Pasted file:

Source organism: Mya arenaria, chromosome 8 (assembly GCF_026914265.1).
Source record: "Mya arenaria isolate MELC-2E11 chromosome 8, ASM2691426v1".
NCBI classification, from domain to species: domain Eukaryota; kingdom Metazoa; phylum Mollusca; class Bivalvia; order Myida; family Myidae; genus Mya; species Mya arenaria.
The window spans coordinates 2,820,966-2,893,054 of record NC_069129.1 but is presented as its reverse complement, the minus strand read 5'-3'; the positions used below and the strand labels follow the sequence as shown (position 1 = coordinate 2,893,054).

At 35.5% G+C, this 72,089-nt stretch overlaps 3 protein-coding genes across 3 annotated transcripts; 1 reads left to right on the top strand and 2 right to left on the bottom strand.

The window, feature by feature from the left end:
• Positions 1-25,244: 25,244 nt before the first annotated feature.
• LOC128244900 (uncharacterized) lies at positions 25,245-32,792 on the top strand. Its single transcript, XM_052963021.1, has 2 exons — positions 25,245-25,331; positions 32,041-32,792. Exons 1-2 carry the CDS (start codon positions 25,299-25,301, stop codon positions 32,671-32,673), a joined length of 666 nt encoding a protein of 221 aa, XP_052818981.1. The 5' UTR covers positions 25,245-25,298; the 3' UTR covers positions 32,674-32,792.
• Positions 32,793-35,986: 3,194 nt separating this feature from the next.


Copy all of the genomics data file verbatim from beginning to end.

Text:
Source organism: Mya arenaria, chromosome 8 (assembly GCF_026914265.1).
Source record: "Mya arenaria isolate MELC-2E11 chromosome 8, ASM2691426v1".
NCBI classification, from domain to species: domain Eukaryota; kingdom Metazoa; phylum Mollusca; class Bivalvia; order Myida; family Myidae; genus Mya; species Mya arenaria.
The window spans coordinates 2,820,966-2,893,054 of record NC_069129.1 but is presented as its reverse complement, the minus strand read 5'-3'; the positions used below and the strand labels follow the sequence as shown (position 1 = coordinate 2,893,054).

At 35.5% G+C, this 72,089-nt stretch overlaps 3 protein-coding genes across 3 annotated transcripts; 1 reads left to right on the top strand and 2 right to left on the bottom strand.

The window, feature by feature from the left end:
• Positions 1-25,244: 25,244 nt before the first annotated feature.
• LOC128244900 (uncharacterized) lies at positions 25,245-32,792 on the top strand. Its single transcript, XM_052963021.1, has 2 exons — positions 25,245-25,331; positions 32,041-32,792. Exons 1-2 carry the CDS (start codon positions 25,299-25,301, stop codon positions 32,671-32,673), a joined length of 666 nt encoding a protein of 221 aa, XP_052818981.1. The 5' UTR covers positions 25,245-25,298; the 3' UTR covers positions 32,674-32,792.
• Positions 32,793-35,986: 3,194 nt separating this feature from the next.